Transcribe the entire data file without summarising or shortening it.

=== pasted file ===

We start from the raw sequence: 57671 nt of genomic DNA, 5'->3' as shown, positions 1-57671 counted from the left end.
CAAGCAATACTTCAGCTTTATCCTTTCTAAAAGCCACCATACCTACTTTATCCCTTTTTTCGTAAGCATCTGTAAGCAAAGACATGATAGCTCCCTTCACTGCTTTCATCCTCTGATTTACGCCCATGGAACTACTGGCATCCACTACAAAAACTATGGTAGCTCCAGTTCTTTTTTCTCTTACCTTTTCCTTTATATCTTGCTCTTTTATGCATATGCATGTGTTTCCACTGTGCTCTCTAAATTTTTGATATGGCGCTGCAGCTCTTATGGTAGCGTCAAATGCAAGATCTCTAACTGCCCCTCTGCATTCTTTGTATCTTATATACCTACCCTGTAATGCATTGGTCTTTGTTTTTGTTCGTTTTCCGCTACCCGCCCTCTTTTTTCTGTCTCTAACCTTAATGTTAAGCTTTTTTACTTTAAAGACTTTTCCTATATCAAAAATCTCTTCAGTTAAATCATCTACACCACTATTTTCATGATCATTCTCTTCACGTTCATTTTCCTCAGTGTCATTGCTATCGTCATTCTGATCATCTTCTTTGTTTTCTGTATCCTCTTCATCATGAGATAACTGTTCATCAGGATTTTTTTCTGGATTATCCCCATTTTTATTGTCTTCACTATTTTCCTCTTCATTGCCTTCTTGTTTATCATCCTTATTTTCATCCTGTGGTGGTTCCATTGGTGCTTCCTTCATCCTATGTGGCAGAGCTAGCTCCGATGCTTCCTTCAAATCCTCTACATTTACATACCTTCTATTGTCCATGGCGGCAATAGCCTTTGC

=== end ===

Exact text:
We start from the raw sequence: 57671 nt of genomic DNA, 5'->3' as shown, positions 1-57671 counted from the left end.
CAAGCAATACTTCAGCTTTATCCTTTCTAAAAGCCACCATACCTACTTTATCCCTTTTTTCGTAAGCATCTGTAAGCAAAGACATGATAGCTCCCTTCACTGCTTTCATCCTCTGATTTACGCCCATGGAACTACTGGCATCCACTACAAAAACTATGGTAGCTCCAGTTCTTTTTTCTCTTACCTTTTCCTTTATATCTTGCTCTTTTATGCATATGCATGTGTTTCCACTGTGCTCTCTAAATTTTTGATATGGCGCTGCAGCTCTTATGGTAGCGTCAAATGCAAGATCTCTAACTGCCCCTCTGCATTCTTTGTATCTTATATACCTACCCTGTAATGCATTGGTCTTTGTTTTTGTTCGTTTTCCGCTACCCGCCCTCTTTTTTCTGTCTCTAACCTTAATGTTAAGCTTTTTTACTTTAAAGACTTTTCCTATATCAAAAATCTCTTCAGTTAAATCATCTACACCACTATTTTCATGATCATTCTCTTCACGTTCATTTTCCTCAGTGTCATTGCTATCGTCATTCTGATCATCTTCTTTGTTTTCTGTATCCTCTTCATCATGAGATAACTGTTCATCAGGATTTTTTTCTGGATTATCCCCATTTTTATTGTCTTCACTATTTTCCTCTTCATTGCCTTCTTGTTTATCATCCTTATTTTCATCCTGTGGTGGTTCCATTGGTGCTTCCTTCATCCTATGTGGCAGAGCTAGCTCCGATGCTTCCTTCAAATCCTCTACATTTACATACCTTCTATTGTCCATGGCGGCAATAGCCTTTGC